In a quavering voice, Hope Kurz explained how a concerned Small Business Development Center counselor helped save her family's ailing Sun City, Ariz., lawn maintenance business. Next, members of the center's national advisory board, meeting recently in Phoenix, listened to how a savvy marketing specialist helped Marilyn Kovach successfully launch her upscale European pastry business.
"There is really a need out there for this kind of help, that's for sure," said Patti Wilde, director of the Rio Salado Small Business Development Center in Phoenix. "This is a front-line delivery program where people really get something for their tax dollars."
Last year, Wilde's 20 contract counselors served 511 clients. This year they have already counseled 442.
The Phoenix center is one of about 700 Small Business Development Centers across the nation. Supported by the U.S. Small Business Administration with matching funds from state and private sources, the centers are based primarily on college campuses, in chambers of commerce and adjacent to economic development centers.
"The program is designed around the concept of one-on-one counseling," said Ron Manning, immediate past president of the Association of Small Business Development Centers in Ames, Iowa. "We serve everyone who comes through the door, ranging from someone making crafts in their home to someone running a very high-tech business."
California, which has 21 centers, recently joined the federal program after operating independently since 1985. The SBA plans to give California about $2 million to support the centers in 1992.
California's newest SBDC, situated next door to the Valley Economic Development Center in Van Nuys, opened Oct. 28. Roy Muto, center director, said business owners can soon take advantage of a variety of affordable workshops, seminars, free information and free counseling.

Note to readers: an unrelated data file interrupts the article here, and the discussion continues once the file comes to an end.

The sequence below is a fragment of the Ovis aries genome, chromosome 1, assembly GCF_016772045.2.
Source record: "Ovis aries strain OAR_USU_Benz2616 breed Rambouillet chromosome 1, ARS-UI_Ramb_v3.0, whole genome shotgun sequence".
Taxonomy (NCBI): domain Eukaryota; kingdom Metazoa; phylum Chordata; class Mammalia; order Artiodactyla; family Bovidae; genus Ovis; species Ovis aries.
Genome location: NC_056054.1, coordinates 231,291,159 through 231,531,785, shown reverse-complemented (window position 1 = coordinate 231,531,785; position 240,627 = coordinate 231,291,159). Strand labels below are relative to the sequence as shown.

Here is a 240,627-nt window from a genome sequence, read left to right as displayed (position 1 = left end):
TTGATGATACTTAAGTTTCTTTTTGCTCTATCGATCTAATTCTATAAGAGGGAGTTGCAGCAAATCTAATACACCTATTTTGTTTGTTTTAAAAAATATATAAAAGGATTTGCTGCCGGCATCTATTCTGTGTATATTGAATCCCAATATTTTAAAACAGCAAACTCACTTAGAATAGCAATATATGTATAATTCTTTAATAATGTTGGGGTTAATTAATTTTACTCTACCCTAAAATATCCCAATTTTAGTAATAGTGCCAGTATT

Valley Economic Development Center Director John Rooney said business owners benefit from "one-stop shopping" when they visit either center. Although the Small Business Development Center does not provide financing alternatives, the Economic Development Center does. Rooney's group also packages SBA loans for clients.
The national SBDC program was launched in the late 1970s as a way to leverage federal dollars spent on helping small-business owners survive. In 1991, the SBA authorized about $55 million to support the centers. The appropriation is slated to increase to $60.5 million in fiscal 1992.
To meet diverse needs, the centers often contract with management consultants who are willing to work for a reduced rate in exchange for experience and exposure to potential clients.
Gregory Kishel, director of the center at Rancho Santiago College in Santa Ana, California, has one full-time counselor teaching seminars on subjects ranging from cash-flow management to how to write a business plan.
"So far, we seem to serve mostly people who are just thinking about starting a business or those who have just started a business," said Kishel, whose center, which is still awaiting state certification, opened earlier this year.